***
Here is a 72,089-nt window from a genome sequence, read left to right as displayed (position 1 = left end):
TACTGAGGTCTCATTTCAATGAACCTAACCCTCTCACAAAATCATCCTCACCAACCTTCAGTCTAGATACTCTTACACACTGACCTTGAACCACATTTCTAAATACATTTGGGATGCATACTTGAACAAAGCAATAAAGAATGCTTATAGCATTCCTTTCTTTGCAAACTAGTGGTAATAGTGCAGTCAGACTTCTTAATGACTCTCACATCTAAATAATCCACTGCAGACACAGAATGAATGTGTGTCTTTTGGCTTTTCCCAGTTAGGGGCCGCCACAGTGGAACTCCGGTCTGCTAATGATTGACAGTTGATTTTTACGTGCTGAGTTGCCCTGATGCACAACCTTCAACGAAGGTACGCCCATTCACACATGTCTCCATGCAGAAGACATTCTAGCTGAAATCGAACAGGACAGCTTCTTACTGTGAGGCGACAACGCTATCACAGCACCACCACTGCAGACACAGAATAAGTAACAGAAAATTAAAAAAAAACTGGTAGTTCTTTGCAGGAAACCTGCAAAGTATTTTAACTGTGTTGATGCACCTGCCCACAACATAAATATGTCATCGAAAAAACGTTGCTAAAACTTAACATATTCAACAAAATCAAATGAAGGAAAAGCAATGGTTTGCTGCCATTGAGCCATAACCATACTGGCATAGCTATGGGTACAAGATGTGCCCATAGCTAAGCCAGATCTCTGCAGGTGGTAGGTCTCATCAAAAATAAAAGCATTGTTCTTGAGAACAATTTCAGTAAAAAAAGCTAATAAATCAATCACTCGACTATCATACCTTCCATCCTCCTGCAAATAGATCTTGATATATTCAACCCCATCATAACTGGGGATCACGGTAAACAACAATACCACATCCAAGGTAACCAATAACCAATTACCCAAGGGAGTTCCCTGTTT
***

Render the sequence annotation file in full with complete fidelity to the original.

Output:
Here is a 72,089-nt window from a genome sequence, read left to right as displayed (position 1 = left end):
TACTGAGGTCTCATTTCAATGAACCTAACCCTCTCACAAAATCATCCTCACCAACCTTCAGTCTAGATACTCTTACACACTGACCTTGAACCACATTTCTAAATACATTTGGGATGCATACTTGAACAAAGCAATAAAGAATGCTTATAGCATTCCTTTCTTTGCAAACTAGTGGTAATAGTGCAGTCAGACTTCTTAATGACTCTCACATCTAAATAATCCACTGCAGACACAGAATGAATGTGTGTCTTTTGGCTTTTCCCAGTTAGGGGCCGCCACAGTGGAACTCCGGTCTGCTAATGATTGACAGTTGATTTTTACGTGCTGAGTTGCCCTGATGCACAACCTTCAACGAAGGTACGCCCATTCACACATGTCTCCATGCAGAAGACATTCTAGCTGAAATCGAACAGGACAGCTTCTTACTGTGAGGCGACAACGCTATCACAGCACCACCACTGCAGACACAGAATAAGTAACAGAAAATTAAAAAAAAACTGGTAGTTCTTTGCAGGAAACCTGCAAAGTATTTTAACTGTGTTGATGCACCTGCCCACAACATAAATATGTCATCGAAAAAACGTTGCTAAAACTTAACATATTCAACAAAATCAAATGAAGGAAAAGCAATGGTTTGCTGCCATTGAGCCATAACCATACTGGCATAGCTATGGGTACAAGATGTGCCCATAGCTAAGCCAGATCTCTGCAGGTGGTAGGTCTCATCAAAAATAAAAGCATTGTTCTTGAGAACAATTTCAGTAAAAAAAGCTAATAAATCAATCACTCGACTATCATACCTTCCATCCTCCTGCAAATAGATCTTGATATATTCAACCCCATCATAACTGGGGATCACGGTAAACAACAATACCACATCCAAGGTAACCAATAACCAATTACCCAAGGGAGTTCCCTGTTT